A missionary friend told me a story from her time in S. Africa that often occurs to me, especially when I need it most. She described a man who was carrying a pack that must have weighed over 100 pounds as he walked and walked and walked. He was an older gentleman, with a weathered, tired face. The weight that he was carrying had him hunched over, his torso parallel to the road he was trudging. This friend pulled over and invited to give him a ride. He accepted and got into the bed of the truck. She drove a bit and then saw in her review mirror that he was hunched over still, kneeling in the back of the truck with the weight still tied to his back. She pulled to the side of the road and told him he could take the pack off while they drove. His reply was, “It’s too heavy for your truck. It will break it.”
So we say, without words, but entirely in action: “The weight, it’s too heavy for you, it will break you. I will shoulder the burden alone. I will carry the pain myself. I may accept your kindness of company, but I will keep this weight on my back while I do.” I am not alone here, though I sit feeling alone. When this is reality, there is no sanctuary. When this is the truth we believe, there is often little hope that it could ever change. There is nothing more lonely than being lonely when surrounded by people.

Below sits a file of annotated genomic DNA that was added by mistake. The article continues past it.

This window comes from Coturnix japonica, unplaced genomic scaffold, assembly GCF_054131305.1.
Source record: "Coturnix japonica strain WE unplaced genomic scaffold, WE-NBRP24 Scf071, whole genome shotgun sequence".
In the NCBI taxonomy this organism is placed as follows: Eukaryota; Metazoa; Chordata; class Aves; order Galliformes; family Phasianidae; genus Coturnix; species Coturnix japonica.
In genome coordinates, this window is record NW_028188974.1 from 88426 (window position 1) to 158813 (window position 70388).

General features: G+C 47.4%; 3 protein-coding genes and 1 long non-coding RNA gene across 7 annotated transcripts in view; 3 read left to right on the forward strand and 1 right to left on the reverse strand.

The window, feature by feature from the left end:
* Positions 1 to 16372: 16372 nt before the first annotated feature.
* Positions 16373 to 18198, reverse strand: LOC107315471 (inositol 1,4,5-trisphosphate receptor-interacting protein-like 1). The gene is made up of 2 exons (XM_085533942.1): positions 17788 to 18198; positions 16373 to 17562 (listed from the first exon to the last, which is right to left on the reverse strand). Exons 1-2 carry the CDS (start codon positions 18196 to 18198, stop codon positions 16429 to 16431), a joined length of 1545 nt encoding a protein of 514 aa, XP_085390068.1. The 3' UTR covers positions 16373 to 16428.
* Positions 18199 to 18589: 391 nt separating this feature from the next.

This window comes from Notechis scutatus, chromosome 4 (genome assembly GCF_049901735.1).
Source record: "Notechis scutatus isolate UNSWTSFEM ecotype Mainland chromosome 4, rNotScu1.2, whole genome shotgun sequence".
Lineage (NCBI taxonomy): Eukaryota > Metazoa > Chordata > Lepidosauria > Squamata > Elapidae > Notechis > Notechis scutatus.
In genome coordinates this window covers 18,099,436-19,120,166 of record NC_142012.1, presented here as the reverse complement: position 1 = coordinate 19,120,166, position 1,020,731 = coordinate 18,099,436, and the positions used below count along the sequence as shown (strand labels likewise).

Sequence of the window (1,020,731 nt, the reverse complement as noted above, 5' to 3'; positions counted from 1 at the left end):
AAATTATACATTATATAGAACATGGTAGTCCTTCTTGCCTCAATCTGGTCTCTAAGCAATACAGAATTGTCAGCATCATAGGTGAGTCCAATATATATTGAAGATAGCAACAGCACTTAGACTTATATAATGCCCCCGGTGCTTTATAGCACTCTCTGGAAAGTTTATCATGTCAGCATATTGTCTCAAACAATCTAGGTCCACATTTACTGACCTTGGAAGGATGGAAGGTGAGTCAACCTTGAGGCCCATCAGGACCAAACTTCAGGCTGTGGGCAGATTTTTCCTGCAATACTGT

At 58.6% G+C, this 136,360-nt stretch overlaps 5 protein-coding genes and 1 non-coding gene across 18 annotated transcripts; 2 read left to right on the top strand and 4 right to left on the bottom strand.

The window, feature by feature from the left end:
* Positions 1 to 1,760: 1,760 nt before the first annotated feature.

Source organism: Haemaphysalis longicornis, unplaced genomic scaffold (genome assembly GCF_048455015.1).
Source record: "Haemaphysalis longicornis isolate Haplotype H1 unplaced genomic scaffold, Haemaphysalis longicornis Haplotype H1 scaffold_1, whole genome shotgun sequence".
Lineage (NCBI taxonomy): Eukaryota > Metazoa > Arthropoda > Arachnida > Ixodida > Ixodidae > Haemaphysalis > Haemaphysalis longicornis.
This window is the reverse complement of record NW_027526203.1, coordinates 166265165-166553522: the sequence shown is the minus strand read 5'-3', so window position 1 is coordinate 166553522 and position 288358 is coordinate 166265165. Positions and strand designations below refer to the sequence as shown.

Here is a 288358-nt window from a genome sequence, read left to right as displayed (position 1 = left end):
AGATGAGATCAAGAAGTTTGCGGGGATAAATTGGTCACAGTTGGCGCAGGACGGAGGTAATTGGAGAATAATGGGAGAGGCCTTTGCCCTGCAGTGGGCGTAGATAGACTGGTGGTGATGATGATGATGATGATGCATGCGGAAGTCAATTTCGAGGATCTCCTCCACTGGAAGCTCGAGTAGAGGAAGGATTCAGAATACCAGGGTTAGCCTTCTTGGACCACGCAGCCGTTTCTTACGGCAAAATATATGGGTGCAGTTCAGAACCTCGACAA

I recently climbed a huge hill, called Tumamoc. I went from a very sedentary existence from the last few years to taking this on. I was accompanied by a dear friend and his two of his sons, who are elementary school age. We consider this friend’s kids to be our nephews and niece. Time with them is always pretty fantastic. We started up the hill and it became quickly apparent that I was going to struggle. Each of them were all geared up and ready, could walk likely twice my pace, but they stayed and accompanied me.